- All > Medicine Information and Evidence for Policy > Medicines Policy
- All > Medicine Access and Rational Use > Financing
- Keywords > access to health
- Keywords > affordability
- Keywords > costs - health services
- Keywords > financing
- Keywords > health care
- Keywords > health system
- Keywords > health-financing system
- Keywords > Millennium Development Goals (MDG)
- Keywords > universal access to essential medicines
- Keywords > universal coverage of services
(2012; 39 pages)
The tremendous escalation between 1990 and 2008 in international support for global health programs spawned a massive increase in medical and public health services throughout poor countries. In middle-income countries, especially Brazil, Russia, India, and China (the BRICs), the commensurate rise in chronic, noncommunicable diseases (NCDs), and continuing concerns over infectious scourges have coincided with this new era for global health. Combined, the largely infectious diseases–focused global health initiatives and rising demand for chronic disease and traumatic injuries management have placed a tremendous burden on health systems all over the world.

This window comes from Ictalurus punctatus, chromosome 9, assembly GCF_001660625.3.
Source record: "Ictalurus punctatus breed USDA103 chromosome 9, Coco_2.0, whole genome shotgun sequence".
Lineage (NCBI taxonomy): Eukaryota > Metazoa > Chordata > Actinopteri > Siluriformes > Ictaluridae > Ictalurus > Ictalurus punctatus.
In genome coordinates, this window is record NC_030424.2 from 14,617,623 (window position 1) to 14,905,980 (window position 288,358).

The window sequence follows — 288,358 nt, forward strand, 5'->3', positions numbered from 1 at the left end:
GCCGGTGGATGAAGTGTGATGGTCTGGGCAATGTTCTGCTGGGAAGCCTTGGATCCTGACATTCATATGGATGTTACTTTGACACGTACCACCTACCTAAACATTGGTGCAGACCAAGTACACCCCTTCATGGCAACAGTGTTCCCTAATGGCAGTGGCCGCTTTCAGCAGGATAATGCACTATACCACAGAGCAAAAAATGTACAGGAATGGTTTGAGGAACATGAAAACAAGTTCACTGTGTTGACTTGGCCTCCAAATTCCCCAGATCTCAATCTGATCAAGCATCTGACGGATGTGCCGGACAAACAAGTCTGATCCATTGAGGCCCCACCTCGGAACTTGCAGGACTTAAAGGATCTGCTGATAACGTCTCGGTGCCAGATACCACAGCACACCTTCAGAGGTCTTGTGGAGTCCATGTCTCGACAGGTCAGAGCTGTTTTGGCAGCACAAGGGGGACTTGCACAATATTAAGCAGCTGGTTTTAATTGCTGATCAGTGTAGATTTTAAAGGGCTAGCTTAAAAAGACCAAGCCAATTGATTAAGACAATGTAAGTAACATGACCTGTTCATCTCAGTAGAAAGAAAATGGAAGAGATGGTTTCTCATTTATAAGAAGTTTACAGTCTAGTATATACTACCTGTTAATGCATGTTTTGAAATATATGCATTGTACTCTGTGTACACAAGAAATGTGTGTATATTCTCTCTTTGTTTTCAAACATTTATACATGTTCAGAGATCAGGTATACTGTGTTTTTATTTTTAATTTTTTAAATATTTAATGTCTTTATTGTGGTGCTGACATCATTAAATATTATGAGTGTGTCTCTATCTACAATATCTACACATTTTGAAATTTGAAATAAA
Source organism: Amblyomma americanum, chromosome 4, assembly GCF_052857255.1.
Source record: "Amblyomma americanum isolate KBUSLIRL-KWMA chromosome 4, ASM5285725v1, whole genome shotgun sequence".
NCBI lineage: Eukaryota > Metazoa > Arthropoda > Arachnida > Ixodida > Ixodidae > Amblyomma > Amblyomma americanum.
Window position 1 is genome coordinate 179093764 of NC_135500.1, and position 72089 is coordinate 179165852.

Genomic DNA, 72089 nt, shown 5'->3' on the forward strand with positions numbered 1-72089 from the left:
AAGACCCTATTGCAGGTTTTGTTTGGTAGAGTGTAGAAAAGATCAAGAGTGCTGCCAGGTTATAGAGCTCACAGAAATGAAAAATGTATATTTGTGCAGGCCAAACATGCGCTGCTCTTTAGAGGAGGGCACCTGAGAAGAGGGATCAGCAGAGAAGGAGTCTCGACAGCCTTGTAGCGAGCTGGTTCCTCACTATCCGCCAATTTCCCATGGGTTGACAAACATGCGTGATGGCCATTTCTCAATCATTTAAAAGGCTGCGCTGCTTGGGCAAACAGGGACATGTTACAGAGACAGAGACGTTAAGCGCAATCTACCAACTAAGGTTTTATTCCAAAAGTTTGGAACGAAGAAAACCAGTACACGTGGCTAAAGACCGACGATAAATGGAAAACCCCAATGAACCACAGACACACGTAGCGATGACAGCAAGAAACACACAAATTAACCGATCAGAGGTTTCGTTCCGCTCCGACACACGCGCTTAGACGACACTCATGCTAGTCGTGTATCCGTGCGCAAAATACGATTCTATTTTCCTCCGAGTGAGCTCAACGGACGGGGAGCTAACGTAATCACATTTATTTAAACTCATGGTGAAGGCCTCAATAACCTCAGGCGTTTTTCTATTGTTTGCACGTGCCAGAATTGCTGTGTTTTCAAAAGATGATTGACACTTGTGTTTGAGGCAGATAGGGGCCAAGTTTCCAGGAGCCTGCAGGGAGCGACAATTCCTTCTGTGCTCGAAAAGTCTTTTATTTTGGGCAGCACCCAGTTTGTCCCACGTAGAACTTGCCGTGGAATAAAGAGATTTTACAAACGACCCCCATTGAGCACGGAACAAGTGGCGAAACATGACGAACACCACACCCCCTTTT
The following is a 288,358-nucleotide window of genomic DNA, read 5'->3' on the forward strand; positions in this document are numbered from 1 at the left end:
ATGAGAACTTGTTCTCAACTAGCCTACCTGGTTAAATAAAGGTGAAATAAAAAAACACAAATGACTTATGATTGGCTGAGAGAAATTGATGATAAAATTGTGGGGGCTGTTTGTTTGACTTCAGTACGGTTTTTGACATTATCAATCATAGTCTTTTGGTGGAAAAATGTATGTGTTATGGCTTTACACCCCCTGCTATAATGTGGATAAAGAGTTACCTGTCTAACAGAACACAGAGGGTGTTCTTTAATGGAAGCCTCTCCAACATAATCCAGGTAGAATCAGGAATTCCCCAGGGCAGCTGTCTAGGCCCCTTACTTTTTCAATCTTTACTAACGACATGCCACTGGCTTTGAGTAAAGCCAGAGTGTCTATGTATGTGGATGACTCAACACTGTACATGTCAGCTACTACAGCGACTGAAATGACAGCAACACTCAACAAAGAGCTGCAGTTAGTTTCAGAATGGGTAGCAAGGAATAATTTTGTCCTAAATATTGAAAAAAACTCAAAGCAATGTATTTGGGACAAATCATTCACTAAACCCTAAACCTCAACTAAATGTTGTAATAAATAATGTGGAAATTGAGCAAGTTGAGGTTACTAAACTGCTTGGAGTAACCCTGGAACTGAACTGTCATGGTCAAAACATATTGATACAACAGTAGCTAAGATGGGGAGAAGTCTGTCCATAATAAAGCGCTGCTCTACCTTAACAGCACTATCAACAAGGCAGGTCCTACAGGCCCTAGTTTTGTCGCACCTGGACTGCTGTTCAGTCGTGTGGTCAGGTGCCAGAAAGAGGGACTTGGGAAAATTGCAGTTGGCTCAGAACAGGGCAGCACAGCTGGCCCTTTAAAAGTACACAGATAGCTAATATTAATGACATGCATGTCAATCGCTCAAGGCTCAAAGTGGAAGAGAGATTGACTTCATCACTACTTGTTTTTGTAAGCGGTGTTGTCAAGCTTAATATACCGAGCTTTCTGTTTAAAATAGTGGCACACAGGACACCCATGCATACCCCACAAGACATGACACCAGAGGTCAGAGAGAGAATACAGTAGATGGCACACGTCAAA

The surge in funding and interest, largely propelled by the expanding HIV pandemic, led to rapid proliferation of medical and public health programs, fragmentation and competition among them, and disorder. The explosion in both health initiatives and basic medical services occurred all over the world, but particularly in sub-Saharan Africa, Southeast Asia, and eastern Europe. As donor-financed programs expanded in those regions, most of Latin America and the BRICs made heavy domestic investments in their health systems, growing both the services they provided and public demand for both basic and secondary health care.
These extraordinary increases in provision and demand for health care sharpened focus on three bottom-line needs all of these countries - and many wealthy nations - share:
- health financing schemes that cover the costs of care without putting health consumers, governments, or providers at risk of bankruptcy or severe economic hardship
- systems of health-care delivery that can absorb the many now fragmented services and provide accessible treatment and prevention universally to those in need
- a health-care workforce worldwide that should be at a minimum five million persons larger than it is currently, that displays a deeper range of skills, and that features greater attention to health management and community-based caregivers...